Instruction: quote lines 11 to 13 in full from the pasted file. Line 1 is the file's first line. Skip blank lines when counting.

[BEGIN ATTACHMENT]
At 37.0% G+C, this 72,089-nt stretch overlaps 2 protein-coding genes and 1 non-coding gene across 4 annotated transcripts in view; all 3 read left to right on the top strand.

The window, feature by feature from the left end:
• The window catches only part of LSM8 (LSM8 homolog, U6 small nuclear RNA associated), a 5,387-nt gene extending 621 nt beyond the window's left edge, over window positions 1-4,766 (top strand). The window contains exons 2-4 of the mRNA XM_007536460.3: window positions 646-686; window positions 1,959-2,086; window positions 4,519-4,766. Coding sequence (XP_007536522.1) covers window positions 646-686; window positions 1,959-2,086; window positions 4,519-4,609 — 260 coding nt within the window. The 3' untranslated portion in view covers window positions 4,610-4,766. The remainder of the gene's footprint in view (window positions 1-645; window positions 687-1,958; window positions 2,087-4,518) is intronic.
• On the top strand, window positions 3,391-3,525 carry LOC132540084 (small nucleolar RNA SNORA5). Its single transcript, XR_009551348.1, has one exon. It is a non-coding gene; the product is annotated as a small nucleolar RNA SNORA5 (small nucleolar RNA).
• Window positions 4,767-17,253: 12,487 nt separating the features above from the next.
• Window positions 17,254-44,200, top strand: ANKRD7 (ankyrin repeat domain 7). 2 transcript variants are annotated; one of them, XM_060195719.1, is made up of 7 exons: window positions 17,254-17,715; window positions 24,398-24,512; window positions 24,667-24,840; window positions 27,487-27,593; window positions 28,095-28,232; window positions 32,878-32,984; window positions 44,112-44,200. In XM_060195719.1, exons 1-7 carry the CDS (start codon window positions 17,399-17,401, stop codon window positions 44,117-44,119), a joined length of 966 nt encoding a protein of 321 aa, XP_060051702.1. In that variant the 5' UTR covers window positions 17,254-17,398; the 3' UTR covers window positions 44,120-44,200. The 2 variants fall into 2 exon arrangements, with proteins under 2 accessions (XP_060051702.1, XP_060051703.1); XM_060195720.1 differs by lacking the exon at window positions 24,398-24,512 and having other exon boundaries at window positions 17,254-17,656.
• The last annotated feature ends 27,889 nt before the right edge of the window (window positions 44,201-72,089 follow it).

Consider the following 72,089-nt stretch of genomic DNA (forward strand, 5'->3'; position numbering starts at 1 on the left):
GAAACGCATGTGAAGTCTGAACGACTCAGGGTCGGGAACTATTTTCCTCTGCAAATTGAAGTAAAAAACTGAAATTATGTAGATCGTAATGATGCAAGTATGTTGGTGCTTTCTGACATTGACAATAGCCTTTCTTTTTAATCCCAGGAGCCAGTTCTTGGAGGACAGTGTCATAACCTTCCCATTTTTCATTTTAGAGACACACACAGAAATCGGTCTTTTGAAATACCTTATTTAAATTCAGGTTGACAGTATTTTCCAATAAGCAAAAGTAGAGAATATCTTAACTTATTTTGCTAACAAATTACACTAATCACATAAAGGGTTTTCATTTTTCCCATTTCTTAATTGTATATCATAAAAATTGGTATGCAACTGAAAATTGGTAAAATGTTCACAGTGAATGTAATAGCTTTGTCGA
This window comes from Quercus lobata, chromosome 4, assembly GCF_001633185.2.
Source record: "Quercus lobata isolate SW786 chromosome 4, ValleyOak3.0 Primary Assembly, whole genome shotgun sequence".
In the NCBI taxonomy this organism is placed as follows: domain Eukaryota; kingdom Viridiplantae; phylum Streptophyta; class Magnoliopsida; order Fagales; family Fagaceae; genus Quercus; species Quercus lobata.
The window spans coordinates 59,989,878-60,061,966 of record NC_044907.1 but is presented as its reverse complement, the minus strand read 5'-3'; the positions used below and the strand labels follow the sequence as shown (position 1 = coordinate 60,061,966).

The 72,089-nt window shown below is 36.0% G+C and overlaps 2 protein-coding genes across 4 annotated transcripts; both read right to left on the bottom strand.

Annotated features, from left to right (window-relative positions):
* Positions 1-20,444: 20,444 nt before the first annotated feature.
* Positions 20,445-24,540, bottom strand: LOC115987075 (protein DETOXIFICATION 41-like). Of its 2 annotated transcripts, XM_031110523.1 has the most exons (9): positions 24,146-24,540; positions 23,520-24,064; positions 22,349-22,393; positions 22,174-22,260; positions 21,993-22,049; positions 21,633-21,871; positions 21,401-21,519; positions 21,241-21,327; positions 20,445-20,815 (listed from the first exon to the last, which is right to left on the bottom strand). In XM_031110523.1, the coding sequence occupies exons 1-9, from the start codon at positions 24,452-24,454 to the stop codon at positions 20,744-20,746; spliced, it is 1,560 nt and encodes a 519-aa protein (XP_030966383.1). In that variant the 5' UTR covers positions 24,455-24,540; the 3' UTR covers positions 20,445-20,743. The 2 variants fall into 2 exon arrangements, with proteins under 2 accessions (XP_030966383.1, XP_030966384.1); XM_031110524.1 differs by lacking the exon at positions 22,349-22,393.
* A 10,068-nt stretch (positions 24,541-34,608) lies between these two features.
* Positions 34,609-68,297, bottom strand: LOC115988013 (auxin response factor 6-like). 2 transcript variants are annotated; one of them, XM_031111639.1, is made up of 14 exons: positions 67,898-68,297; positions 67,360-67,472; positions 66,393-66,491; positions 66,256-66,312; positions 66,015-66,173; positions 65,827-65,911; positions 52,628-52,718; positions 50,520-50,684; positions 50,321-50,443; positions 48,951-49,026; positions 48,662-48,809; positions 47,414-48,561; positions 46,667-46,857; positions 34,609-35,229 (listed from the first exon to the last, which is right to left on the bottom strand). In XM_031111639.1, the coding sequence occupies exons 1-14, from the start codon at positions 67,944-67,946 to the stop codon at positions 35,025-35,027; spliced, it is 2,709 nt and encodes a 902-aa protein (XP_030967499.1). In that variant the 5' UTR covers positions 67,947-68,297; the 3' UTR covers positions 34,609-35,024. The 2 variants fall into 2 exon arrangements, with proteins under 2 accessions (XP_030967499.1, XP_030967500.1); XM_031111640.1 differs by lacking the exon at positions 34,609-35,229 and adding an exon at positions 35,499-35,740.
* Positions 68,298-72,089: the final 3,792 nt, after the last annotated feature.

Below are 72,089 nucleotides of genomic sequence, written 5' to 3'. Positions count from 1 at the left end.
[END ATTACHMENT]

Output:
Source record: "Quercus lobata isolate SW786 chromosome 4, ValleyOak3.0 Primary Assembly, whole genome shotgun sequence".
In the NCBI taxonomy this organism is placed as follows: domain Eukaryota; kingdom Viridiplantae; phylum Streptophyta; class Magnoliopsida; order Fagales; family Fagaceae; genus Quercus; species Quercus lobata.
The window spans coordinates 59,989,878-60,061,966 of record NC_044907.1 but is presented as its reverse complement, the minus strand read 5'-3'; the positions used below and the strand labels follow the sequence as shown (position 1 = coordinate 60,061,966).